As part of the deal, Waymo, which is the autonomous car division that Google spun out several years ago, agreed to settle its dispute against the ride-sharing giant in exchange for a $245 million stake in Uber, according to several media reports.
The deal, which both companies announced February 9 inside the courtroom of Judge William Alsup of the US District Court in San Francisco, means that Waymo now owns a 0.34% stake in Uber, which is valued at about $72 billion, according to Axios.
Uber also pledged not to incorporate any of Waymo's trade secrets into its own plans to build fleets of autonomous cars for its ride-sharing services.
At the heart of the dispute between the two companies was the fate of former Waymo engineer Anthony Levandowski, who was seen as instrumental in developing the Lidar systems that would help these autonomous vehicles maneuver through city streets.
After leaving Waymo, Levandowski founded the company Otto, which was then bought by Uber. Waymo, and its parent company Alphabet, charged that Uber only bought the company to gain access to Levandowski and his knowledge of Lidar.
At the same time, Waymo said the former employee downloaded thousands of files before he left, and that intellectual property belonged to the company, not him personally.
Waymo originally sought $1.8 billion in damages.
The first week of the trial saw testimony by several luminaries from Silicon Valley, including Uber founder Travis Kalanick, who was leading the company when the dispute began. The testimony also showed how brutal the behind-the-scenes race has become to move self-driving out of the test phase and into the commercial world.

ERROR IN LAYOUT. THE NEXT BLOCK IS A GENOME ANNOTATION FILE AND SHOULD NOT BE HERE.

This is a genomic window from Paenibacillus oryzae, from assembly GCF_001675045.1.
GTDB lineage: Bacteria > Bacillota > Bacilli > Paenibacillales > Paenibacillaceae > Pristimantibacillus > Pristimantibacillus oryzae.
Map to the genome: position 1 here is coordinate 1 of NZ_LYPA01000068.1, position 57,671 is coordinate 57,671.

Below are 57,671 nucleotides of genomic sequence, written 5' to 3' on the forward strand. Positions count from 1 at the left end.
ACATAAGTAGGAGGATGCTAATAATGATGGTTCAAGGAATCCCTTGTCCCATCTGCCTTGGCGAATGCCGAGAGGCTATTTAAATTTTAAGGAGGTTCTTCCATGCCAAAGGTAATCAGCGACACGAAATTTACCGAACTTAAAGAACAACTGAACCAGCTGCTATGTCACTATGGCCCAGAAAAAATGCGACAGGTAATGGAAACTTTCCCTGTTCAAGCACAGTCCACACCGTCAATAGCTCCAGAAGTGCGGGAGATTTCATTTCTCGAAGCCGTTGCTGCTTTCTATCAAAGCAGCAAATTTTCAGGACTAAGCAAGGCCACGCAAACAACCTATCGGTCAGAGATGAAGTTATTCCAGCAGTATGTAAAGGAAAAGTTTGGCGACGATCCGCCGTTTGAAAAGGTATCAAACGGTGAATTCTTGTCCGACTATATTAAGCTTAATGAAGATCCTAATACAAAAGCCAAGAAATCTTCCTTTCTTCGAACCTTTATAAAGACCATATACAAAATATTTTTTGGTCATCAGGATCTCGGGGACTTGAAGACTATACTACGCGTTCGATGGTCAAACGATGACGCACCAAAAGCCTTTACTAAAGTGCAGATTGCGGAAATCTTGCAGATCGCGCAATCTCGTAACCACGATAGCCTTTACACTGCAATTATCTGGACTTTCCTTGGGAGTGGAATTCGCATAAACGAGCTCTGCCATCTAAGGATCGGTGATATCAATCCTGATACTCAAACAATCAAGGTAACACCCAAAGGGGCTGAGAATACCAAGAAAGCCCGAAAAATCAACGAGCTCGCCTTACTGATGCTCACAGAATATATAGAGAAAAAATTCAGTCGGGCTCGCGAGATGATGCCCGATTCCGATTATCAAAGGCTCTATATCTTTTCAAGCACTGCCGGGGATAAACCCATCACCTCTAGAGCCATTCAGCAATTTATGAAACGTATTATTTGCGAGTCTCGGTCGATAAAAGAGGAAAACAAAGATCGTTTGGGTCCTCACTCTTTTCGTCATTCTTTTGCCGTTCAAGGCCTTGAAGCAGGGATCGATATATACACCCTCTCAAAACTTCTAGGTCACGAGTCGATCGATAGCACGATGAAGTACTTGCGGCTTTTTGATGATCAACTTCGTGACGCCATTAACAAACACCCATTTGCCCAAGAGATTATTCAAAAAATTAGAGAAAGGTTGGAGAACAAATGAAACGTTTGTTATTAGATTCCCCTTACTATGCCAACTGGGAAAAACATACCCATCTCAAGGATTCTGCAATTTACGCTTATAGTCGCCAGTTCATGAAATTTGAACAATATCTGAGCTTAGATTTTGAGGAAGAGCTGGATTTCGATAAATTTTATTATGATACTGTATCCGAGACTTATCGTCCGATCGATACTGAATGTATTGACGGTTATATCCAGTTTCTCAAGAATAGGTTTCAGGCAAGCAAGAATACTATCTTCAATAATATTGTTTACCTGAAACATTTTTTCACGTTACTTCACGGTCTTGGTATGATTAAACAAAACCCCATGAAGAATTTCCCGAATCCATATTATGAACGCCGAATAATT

That curtain closed on Friday, when Uber and Waymo announced their agreement.
In a statement, current Uber CEO Dara Khosrowshahi noted that the company could have handled the Otto acquisition better, but that the agreement would mean Waymo and Uber would be partners and competitors going forward.
"To be clear, while we do not believe that any trade secrets made their way from Waymo to Uber, nor do we believe that Uber has used any of Waymo's proprietary information in its self-driving technology, we are taking steps with Waymo to ensure our Lidar and software represents just our good work," Khosrowshahi wrote.
The Waymo statement struck a similar tone, according to Axios.
"We have always believed competition should be fueled by innovation in the labs and on the roads and we look forward to bringing fully self-driving cars to the world.